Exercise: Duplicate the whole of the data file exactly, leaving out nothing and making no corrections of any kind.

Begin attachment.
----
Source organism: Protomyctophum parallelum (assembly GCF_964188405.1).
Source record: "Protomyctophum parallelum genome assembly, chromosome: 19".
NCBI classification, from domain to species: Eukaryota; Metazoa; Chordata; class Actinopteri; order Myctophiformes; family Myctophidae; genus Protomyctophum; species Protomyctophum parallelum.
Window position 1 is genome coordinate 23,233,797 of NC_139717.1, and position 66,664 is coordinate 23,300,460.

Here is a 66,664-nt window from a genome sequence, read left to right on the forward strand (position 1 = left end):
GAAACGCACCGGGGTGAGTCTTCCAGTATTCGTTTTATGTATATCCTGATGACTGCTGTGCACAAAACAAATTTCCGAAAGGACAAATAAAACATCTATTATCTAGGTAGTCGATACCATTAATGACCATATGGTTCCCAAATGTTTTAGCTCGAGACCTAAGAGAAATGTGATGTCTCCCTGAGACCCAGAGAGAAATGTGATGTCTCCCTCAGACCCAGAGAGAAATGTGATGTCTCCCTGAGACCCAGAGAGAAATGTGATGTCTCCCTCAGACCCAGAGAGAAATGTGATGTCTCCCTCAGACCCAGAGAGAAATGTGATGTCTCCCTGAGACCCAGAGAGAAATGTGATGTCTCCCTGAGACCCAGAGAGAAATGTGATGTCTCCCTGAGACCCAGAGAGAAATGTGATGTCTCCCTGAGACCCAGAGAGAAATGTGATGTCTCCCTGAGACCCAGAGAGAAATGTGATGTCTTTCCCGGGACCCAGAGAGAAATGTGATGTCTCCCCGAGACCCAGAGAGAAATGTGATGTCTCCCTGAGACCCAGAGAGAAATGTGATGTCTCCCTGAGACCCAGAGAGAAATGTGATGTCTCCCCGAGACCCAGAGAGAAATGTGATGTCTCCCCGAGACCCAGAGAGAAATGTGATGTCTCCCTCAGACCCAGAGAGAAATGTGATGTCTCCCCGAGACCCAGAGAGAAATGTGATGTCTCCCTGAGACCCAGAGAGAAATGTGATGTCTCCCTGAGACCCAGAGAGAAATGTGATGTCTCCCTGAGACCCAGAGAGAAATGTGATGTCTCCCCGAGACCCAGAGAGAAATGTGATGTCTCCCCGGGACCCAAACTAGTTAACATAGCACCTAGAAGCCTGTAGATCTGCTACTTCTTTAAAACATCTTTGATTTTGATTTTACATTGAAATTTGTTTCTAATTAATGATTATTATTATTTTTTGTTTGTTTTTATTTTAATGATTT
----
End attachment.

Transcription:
Source organism: Protomyctophum parallelum (assembly GCF_964188405.1).
Source record: "Protomyctophum parallelum genome assembly, chromosome: 19".
NCBI classification, from domain to species: Eukaryota; Metazoa; Chordata; class Actinopteri; order Myctophiformes; family Myctophidae; genus Protomyctophum; species Protomyctophum parallelum.
Window position 1 is genome coordinate 23,233,797 of NC_139717.1, and position 66,664 is coordinate 23,300,460.

Here is a 66,664-nt window from a genome sequence, read left to right on the forward strand (position 1 = left end):
GAAACGCACCGGGGTGAGTCTTCCAGTATTCGTTTTATGTATATCCTGATGACTGCTGTGCACAAAACAAATTTCCGAAAGGACAAATAAAACATCTATTATCTAGGTAGTCGATACCATTAATGACCATATGGTTCCCAAATGTTTTAGCTCGAGACCTAAGAGAAATGTGATGTCTCCCTGAGACCCAGAGAGAAATGTGATGTCTCCCTCAGACCCAGAGAGAAATGTGATGTCTCCCTGAGACCCAGAGAGAAATGTGATGTCTCCCTCAGACCCAGAGAGAAATGTGATGTCTCCCTCAGACCCAGAGAGAAATGTGATGTCTCCCTGAGACCCAGAGAGAAATGTGATGTCTCCCTGAGACCCAGAGAGAAATGTGATGTCTCCCTGAGACCCAGAGAGAAATGTGATGTCTCCCTGAGACCCAGAGAGAAATGTGATGTCTCCCTGAGACCCAGAGAGAAATGTGATGTCTTTCCCGGGACCCAGAGAGAAATGTGATGTCTCCCCGAGACCCAGAGAGAAATGTGATGTCTCCCTGAGACCCAGAGAGAAATGTGATGTCTCCCTGAGACCCAGAGAGAAATGTGATGTCTCCCCGAGACCCAGAGAGAAATGTGATGTCTCCCCGAGACCCAGAGAGAAATGTGATGTCTCCCTCAGACCCAGAGAGAAATGTGATGTCTCCCCGAGACCCAGAGAGAAATGTGATGTCTCCCTGAGACCCAGAGAGAAATGTGATGTCTCCCTGAGACCCAGAGAGAAATGTGATGTCTCCCTGAGACCCAGAGAGAAATGTGATGTCTCCCCGAGACCCAGAGAGAAATGTGATGTCTCCCCGGGACCCAAACTAGTTAACATAGCACCTAGAAGCCTGTAGATCTGCTACTTCTTTAAAACATCTTTGATTTTGATTTTACATTGAAATTTGTTTCTAATTAATGATTATTATTATTTTTTGTTTGTTTTTATTTTAATGATTT